Sometimes it’s a baby… sometimes it’s just tissue.

Life at 12 weeks

Life at 12 weeks

I was shocked to read this article about John Andrew Weldon who has been charged this week with first degree murder for allegedly tricking his girlfriend into taking an abortive pill when he found out that she was pregnant.

I am shocked not so much by what he did (which is truly horrifying) but by the blatant inconsistency between what is classified as ‘pre-meditated murder’ and what is classified as ‘abortive removal of embryonic tissue.’

When a woman becomes pregnant and wants to keep it, it becomes, in the eyes of the law, a human being who has the protection of the law against any third party who would do it any harm.

When a woman becomes pregnant and doesn’t want to keep it, it is merely a collection of cells that can be disposed of by a common and legal ‘procedure.’

Since when does the definition of life or humanity depend on whether the woman carrying it wants it to be there or not?

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If God is good, why doesn’t he stop human suffering?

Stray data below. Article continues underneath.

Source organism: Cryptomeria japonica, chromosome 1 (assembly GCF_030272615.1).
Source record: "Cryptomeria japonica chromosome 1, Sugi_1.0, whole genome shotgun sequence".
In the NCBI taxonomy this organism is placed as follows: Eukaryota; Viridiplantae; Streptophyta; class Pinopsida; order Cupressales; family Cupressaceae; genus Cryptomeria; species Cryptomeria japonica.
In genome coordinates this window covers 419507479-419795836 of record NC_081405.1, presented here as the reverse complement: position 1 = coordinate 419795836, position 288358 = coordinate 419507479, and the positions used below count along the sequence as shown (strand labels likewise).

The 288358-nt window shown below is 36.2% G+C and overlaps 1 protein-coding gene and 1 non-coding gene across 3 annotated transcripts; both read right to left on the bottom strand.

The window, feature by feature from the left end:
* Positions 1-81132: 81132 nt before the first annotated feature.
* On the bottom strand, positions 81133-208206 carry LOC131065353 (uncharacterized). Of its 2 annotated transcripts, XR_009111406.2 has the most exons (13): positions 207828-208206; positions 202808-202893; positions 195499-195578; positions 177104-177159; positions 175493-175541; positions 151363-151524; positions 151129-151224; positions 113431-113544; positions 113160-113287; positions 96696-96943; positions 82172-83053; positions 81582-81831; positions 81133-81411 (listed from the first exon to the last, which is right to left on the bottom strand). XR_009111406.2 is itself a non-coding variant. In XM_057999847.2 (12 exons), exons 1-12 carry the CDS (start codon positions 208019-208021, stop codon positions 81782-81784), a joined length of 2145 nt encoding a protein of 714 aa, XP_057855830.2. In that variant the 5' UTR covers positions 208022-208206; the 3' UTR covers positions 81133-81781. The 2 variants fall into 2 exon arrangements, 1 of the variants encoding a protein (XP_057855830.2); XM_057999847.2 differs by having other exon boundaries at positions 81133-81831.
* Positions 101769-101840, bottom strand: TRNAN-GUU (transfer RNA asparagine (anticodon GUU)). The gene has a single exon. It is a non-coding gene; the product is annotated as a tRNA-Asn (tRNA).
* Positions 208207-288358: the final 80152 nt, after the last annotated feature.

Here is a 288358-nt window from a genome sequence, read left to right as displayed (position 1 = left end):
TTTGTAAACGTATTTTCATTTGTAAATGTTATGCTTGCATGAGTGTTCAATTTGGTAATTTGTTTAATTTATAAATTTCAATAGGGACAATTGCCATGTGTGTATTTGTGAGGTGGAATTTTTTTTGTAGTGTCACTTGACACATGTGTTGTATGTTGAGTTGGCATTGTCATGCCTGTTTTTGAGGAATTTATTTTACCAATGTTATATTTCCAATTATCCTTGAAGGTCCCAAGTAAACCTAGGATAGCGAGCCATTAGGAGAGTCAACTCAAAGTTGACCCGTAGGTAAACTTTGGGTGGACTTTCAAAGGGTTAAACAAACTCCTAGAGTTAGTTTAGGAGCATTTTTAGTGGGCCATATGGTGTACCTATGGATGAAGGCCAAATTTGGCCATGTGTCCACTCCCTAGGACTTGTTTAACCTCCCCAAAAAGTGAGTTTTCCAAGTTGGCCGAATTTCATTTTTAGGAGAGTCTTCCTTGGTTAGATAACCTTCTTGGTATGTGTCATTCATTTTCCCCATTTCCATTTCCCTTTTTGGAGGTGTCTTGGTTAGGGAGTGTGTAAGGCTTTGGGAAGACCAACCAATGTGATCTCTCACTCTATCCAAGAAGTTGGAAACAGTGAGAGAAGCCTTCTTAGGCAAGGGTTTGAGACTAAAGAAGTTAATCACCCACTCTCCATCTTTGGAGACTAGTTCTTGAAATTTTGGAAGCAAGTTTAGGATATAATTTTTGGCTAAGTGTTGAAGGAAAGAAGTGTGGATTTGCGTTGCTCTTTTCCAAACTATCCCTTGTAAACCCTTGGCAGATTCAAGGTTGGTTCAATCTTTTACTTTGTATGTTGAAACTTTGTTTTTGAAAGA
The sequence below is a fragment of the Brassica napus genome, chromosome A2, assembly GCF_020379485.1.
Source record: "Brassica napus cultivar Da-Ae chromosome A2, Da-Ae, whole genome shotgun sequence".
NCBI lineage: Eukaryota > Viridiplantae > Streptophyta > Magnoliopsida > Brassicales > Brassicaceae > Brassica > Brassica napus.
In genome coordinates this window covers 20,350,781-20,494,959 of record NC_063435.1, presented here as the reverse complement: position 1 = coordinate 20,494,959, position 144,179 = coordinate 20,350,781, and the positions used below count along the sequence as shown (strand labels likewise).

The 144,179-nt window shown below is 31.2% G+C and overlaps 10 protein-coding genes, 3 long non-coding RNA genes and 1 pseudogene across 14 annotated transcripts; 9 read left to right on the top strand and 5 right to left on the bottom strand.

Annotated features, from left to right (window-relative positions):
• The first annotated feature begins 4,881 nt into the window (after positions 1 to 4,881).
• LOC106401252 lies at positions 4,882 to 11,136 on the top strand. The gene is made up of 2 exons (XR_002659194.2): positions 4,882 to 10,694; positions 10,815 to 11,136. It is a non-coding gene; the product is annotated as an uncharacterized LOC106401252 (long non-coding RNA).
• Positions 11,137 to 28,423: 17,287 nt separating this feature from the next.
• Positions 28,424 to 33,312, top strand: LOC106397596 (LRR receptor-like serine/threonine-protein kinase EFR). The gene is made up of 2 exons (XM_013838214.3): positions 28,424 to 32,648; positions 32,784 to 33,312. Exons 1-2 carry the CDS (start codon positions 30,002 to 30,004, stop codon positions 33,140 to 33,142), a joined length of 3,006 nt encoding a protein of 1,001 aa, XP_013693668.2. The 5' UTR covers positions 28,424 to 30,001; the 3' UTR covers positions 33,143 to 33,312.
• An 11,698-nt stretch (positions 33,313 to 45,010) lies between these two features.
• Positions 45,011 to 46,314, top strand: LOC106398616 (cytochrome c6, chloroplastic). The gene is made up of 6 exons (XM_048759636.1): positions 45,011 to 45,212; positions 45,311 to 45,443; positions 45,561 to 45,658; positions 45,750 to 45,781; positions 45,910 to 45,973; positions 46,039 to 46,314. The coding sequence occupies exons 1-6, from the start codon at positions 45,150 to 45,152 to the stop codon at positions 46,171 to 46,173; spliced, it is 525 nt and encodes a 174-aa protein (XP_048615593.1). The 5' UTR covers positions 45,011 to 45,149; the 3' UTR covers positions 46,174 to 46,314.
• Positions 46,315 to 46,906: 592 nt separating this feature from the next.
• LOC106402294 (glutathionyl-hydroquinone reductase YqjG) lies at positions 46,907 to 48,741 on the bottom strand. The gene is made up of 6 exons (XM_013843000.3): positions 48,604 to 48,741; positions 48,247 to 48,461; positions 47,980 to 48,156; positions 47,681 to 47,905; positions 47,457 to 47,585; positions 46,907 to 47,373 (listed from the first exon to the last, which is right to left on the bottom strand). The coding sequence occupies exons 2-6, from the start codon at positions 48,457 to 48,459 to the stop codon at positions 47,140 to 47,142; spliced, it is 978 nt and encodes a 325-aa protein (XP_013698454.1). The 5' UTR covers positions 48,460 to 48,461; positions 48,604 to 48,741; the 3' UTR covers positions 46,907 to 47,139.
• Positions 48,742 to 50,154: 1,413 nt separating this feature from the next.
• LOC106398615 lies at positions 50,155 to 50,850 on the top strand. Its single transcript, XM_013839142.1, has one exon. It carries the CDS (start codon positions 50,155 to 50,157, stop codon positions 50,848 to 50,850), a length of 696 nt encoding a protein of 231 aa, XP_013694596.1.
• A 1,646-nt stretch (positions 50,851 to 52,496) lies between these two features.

Photo Credit: benreed.net

I know there is great risk of sounding trite in attempting a short answer to such a complex question, but I recently received an insight that I found quite profound.

We live in a world damaged by sin. As long as Satan is the god of this world there will be suffering. Most Christians accept this truth, but it is difficult knowing that God could stop it.

So, what would an end to sin and suffering look like? We would have a gloriously perfect world! A world, in fact, exactly like the one God has promised will come one day. The question, therefore, is not, ‘why won’t God end suffering,’ but rather, ‘why won’t God end suffering now?’

I recently heard Dr. Les Crawford, from the Adelaide College of Ministries, make this comment: ‘If God brought in the new heaven and the new earth now – that would be the end of redemption.’

It really hit me. To end suffering would mean to destroy all that is corrupted by sin. And God’s glorious agenda is to bepatient…not wanting anyone to perish, but everyone to come to repentance.

Some people face horrific suffering in this life, and I don’t want to trivialise that, but we must not judge God to be unkind for not yet transforming the world. He does it out of a heart of amazing grace, because He knows that while we are here, our suffering is temporary, but once the doors close on redemption, it is eternal.